Thanks. I'd appreciate the model. While I'm not against spending $$ for good equipment, the Swaro tripod is a bit out of my reach right now. Maybe if I had all the other equipment already, but I'm just starting to accumulate the good stuff, and the bill keeps getting higher and higher!:eek:
A couple of years ago I came across a great deal on a Burris spotting scope. (Landmark 20-60 x 80) Well, roughly 6 months after buying that, I had the opportunity to compare that scope with a Leupy gold ring and a Swaro. I know better now! So, I need to purchase a spotting scope, plus a good pair of binocs, along with quite a few other things in preperation for Wyoming. I'm also planning on meeting with Kirby in a few months to decide on a rifle.......;)
The tripod i use is a "Manfrotto (Same as Bogen) 055MF4 magfiber". The head is a "700RC2". The head is a bit heavy, but the legs of the tripod are very light. Plus, I can extend it up high enough to glass standing up (I'm 6'-0'). I've also shot off of it standing up which can be pretty handy in tall brush . Overall I'm very pleased with it. Only problem i have had was one of the feet came off which allowed the bottom leg section to go up into the bigger upper legs and i had to take it apart to get the leg back out. A little duck tape fixed that problem.
As far as glass goes, don't scrimp there. Save as long as you need to and get the Swarovski's. They are simply 2nd to none, and their service is the best there is. They have overnighted stuff to me on a Saturday for free when i scratched my 15's before a hunt for nothing, fixed them for free too even though it was my fault. They've offered loaner pairs when they were out of a part (my fault again). And everything always came back completely cleaned and reconditioned with new eye cups... Just awesome.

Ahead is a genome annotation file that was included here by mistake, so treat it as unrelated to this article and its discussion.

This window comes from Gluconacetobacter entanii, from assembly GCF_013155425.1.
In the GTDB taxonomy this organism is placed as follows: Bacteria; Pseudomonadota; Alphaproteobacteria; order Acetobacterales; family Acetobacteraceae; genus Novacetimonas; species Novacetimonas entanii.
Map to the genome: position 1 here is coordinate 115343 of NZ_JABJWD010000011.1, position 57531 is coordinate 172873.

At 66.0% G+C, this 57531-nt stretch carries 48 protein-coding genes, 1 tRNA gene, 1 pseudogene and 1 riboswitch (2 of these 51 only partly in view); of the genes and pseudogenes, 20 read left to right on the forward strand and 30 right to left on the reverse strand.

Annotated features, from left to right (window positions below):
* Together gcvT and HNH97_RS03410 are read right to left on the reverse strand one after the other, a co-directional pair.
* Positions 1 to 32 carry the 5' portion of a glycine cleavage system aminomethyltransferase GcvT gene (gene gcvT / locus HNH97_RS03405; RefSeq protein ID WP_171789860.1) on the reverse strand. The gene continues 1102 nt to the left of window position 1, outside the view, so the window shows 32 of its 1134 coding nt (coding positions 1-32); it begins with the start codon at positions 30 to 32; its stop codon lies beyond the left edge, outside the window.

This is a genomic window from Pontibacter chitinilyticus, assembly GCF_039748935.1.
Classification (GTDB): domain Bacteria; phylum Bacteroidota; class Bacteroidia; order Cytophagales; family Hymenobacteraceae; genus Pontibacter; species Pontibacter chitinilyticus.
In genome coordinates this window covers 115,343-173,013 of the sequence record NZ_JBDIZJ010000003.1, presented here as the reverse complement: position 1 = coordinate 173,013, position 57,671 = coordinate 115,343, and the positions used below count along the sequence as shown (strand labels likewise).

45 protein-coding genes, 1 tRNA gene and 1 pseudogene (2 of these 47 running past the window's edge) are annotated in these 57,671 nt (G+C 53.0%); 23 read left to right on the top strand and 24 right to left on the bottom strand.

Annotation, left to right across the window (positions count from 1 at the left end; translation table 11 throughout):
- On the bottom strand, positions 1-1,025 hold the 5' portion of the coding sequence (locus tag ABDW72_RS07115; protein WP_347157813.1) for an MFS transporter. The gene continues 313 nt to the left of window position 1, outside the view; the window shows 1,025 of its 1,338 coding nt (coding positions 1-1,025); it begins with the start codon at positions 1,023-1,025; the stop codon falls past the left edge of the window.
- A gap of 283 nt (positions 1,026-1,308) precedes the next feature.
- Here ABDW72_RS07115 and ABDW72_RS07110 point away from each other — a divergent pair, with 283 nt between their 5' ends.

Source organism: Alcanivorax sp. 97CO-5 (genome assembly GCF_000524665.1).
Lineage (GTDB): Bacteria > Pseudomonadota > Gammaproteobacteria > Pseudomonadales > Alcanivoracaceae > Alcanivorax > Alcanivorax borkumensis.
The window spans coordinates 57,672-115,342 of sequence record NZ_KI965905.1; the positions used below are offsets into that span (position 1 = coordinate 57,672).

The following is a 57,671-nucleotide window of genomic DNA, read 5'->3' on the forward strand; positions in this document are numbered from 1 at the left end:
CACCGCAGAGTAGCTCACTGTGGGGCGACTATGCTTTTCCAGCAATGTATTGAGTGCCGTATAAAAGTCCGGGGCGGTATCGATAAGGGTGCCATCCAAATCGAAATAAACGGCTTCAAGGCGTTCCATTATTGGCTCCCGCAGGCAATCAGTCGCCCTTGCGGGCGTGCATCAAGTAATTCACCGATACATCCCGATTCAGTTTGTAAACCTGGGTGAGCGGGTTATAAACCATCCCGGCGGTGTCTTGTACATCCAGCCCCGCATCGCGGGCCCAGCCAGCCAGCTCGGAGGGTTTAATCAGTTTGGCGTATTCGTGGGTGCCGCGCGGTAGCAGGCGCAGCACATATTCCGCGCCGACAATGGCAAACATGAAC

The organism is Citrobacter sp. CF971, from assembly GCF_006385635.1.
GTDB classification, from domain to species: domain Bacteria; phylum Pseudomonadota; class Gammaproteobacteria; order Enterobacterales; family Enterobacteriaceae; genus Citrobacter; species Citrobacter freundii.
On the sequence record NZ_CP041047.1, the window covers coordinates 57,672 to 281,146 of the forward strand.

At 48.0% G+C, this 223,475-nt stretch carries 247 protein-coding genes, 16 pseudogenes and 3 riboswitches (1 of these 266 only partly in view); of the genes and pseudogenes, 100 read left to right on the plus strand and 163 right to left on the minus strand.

And meeting with Kirby will defintiely have you shelling out some coin . I've been talking with him about a build I want to do and i just can't save fast enough :mad:
Last year I used the Nikon XL-II and a bogen tripod. The combination worked great. But, was a pain for hauling back and forth. Way too heavy and bulky.
The setup was plenty steady even in a bit of wind.
The fancy squeeze head panned ok but was jerky and added to bulk.
The fix was to fabricate, with stuff out of my vehicle to come up with the ultimate arrangement.
An expensive camera tripod. One with the horizontal brackets when the legs are spread important. The others just aren't steady enough.
Remove the camera head and throw it away so you won't be tempted to use it for something.
There should be a 14-20 screw hole in the center of the top of the vertical rod.
Next get one of those handy vices with flanges on both ends. These are the things that are used to hold gps or pda on the dash or handle bars.
Design a block with a 1/4-20 stud to screw into the bottom of the Scope.
Lubricate the ball's with silicone of some such material.
Tighten the thumb screws properly and the pan and tilt will work very smoothly, much better than the Bogen etc, plus you can squat or sit behind it all day and Its easy to pack and carry.
I was impressed that something so "in expensive" could be fo functional.
I may be the slowest guy on the mountain . . . . but . . . . I'm on the mountain!